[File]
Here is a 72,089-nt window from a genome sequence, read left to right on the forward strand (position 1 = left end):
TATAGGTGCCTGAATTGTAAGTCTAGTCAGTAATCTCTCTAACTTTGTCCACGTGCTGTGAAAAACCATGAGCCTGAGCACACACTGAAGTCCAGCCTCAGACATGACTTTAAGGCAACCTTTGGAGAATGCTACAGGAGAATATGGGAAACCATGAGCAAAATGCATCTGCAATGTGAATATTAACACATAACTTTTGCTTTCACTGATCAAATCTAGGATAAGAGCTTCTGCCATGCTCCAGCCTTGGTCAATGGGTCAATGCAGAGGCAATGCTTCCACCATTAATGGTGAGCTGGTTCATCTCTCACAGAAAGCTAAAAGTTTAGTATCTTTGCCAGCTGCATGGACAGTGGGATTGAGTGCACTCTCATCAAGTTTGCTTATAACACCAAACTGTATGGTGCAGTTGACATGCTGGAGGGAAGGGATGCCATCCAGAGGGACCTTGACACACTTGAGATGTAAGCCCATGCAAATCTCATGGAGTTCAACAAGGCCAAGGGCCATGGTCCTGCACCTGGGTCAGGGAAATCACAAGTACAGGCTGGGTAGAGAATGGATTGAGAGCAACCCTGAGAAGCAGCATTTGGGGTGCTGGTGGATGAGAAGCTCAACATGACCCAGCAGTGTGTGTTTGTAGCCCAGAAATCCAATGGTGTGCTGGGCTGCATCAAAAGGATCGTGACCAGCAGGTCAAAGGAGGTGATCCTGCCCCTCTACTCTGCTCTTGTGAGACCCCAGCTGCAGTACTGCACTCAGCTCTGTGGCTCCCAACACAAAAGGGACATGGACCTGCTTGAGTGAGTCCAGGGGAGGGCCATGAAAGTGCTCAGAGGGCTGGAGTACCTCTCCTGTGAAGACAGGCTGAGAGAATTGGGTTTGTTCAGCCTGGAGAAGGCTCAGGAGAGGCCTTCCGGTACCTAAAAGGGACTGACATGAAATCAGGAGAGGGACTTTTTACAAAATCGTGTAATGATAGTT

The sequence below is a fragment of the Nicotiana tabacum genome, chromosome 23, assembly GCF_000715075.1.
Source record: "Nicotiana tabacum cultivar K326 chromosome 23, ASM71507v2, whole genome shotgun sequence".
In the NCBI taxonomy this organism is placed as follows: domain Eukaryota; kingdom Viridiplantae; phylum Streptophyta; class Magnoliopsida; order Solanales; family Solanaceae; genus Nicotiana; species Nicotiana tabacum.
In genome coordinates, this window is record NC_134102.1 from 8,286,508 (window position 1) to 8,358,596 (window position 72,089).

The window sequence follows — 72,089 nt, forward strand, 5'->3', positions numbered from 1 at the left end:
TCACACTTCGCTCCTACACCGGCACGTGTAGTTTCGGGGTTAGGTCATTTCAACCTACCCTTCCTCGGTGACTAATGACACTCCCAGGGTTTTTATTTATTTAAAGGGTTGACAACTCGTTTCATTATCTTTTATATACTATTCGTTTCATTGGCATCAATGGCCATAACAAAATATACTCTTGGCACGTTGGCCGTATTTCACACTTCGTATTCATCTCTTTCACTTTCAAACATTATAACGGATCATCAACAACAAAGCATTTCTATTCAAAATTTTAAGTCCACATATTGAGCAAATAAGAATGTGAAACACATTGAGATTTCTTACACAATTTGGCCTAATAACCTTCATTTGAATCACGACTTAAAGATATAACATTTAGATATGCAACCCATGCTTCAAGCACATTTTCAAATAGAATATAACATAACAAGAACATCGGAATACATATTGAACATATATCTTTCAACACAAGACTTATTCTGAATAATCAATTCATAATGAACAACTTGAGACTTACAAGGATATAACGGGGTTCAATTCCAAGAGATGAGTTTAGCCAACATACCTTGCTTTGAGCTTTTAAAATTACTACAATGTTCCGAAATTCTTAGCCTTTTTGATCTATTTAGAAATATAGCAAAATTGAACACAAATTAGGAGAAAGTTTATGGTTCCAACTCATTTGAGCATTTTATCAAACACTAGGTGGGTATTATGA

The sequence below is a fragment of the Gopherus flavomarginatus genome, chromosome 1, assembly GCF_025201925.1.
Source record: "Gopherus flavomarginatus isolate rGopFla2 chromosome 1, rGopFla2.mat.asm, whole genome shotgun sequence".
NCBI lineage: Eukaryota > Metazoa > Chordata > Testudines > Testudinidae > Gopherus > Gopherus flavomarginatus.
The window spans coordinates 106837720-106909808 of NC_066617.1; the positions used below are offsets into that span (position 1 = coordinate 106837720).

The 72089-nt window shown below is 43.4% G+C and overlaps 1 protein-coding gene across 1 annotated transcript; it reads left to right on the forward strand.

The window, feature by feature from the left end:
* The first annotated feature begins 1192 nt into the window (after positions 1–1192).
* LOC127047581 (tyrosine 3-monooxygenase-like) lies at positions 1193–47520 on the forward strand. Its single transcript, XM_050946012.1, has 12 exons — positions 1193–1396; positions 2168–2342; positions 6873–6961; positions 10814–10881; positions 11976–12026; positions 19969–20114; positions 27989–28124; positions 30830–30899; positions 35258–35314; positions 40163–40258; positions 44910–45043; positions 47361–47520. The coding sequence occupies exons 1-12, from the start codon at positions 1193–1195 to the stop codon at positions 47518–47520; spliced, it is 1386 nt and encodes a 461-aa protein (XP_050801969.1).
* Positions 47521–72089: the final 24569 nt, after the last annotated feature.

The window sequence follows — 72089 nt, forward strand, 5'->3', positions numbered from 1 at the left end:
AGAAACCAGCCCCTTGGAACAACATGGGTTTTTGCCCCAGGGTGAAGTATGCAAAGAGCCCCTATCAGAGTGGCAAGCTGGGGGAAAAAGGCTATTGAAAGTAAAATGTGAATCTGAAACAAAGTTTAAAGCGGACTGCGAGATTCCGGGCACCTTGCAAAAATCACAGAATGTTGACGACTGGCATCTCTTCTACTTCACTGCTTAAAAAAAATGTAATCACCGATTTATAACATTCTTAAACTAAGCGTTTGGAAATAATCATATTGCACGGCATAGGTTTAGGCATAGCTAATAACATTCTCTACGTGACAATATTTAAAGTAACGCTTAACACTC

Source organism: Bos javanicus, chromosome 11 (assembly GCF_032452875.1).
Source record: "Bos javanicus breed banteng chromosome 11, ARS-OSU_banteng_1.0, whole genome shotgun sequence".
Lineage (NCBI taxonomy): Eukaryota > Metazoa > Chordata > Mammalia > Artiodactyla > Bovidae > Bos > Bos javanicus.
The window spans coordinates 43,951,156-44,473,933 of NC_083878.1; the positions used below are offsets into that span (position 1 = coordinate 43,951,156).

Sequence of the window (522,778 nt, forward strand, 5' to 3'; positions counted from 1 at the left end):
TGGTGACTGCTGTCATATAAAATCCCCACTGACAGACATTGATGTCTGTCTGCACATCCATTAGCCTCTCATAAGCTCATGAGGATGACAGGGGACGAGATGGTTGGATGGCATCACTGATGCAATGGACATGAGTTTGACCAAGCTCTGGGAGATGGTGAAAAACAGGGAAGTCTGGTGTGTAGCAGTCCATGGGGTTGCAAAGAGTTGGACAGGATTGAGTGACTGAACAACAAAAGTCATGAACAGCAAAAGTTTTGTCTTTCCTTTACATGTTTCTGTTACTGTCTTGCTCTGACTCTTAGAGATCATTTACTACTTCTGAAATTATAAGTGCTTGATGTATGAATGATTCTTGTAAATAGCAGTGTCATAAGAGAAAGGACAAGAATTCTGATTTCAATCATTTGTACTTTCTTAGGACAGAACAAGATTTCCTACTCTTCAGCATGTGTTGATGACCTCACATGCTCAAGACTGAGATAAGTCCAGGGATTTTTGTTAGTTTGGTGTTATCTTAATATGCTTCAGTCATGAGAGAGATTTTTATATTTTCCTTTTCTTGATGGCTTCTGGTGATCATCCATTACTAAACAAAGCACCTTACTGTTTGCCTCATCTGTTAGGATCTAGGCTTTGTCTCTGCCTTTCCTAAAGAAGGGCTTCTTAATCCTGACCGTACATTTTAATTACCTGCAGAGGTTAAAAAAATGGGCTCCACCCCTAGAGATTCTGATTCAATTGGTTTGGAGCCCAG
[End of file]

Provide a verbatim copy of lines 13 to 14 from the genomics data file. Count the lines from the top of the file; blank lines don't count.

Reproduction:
The 72089-nt window shown below is 43.4% G+C and overlaps 1 protein-coding gene across 1 annotated transcript; it reads left to right on the forward strand.

The window, feature by feature from the left end: